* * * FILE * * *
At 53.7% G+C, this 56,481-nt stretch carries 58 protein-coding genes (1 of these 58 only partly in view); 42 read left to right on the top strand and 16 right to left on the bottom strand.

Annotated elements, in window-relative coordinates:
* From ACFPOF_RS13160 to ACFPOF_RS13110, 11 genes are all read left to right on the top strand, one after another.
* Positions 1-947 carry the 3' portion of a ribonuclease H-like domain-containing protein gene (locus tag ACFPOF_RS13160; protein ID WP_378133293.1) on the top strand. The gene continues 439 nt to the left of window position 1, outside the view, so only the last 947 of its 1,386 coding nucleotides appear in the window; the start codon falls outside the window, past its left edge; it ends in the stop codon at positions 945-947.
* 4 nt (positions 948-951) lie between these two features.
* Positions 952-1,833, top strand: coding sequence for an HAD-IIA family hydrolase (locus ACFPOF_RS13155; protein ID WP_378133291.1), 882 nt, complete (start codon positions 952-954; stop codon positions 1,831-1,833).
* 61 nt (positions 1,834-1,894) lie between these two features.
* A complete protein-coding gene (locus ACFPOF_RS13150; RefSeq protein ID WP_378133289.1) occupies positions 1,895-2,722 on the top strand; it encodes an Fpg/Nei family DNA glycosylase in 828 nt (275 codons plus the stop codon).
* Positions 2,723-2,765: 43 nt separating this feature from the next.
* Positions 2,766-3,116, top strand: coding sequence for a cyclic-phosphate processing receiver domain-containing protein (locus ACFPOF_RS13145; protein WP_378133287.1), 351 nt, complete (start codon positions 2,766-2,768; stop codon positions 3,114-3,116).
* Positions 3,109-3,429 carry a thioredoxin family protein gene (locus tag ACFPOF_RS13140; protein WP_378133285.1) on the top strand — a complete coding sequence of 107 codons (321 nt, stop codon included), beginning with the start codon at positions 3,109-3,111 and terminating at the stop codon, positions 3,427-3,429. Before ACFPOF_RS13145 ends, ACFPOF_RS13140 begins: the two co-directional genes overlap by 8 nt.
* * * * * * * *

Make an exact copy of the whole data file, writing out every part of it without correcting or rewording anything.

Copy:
At 53.7% G+C, this 56,481-nt stretch carries 58 protein-coding genes (1 of these 58 only partly in view); 42 read left to right on the top strand and 16 right to left on the bottom strand.

Annotated elements, in window-relative coordinates:
* From ACFPOF_RS13160 to ACFPOF_RS13110, 11 genes are all read left to right on the top strand, one after another.
* Positions 1-947 carry the 3' portion of a ribonuclease H-like domain-containing protein gene (locus tag ACFPOF_RS13160; protein ID WP_378133293.1) on the top strand. The gene continues 439 nt to the left of window position 1, outside the view, so only the last 947 of its 1,386 coding nucleotides appear in the window; the start codon falls outside the window, past its left edge; it ends in the stop codon at positions 945-947.
* 4 nt (positions 948-951) lie between these two features.
* Positions 952-1,833, top strand: coding sequence for an HAD-IIA family hydrolase (locus ACFPOF_RS13155; protein ID WP_378133291.1), 882 nt, complete (start codon positions 952-954; stop codon positions 1,831-1,833).
* 61 nt (positions 1,834-1,894) lie between these two features.
* A complete protein-coding gene (locus ACFPOF_RS13150; RefSeq protein ID WP_378133289.1) occupies positions 1,895-2,722 on the top strand; it encodes an Fpg/Nei family DNA glycosylase in 828 nt (275 codons plus the stop codon).
* Positions 2,723-2,765: 43 nt separating this feature from the next.
* Positions 2,766-3,116, top strand: coding sequence for a cyclic-phosphate processing receiver domain-containing protein (locus ACFPOF_RS13145; protein WP_378133287.1), 351 nt, complete (start codon positions 2,766-2,768; stop codon positions 3,114-3,116).
* Positions 3,109-3,429 carry a thioredoxin family protein gene (locus tag ACFPOF_RS13140; protein WP_378133285.1) on the top strand — a complete coding sequence of 107 codons (321 nt, stop codon included), beginning with the start codon at positions 3,109-3,111 and terminating at the stop codon, positions 3,427-3,429. Before ACFPOF_RS13145 ends, ACFPOF_RS13140 begins: the two co-directional genes overlap by 8 nt.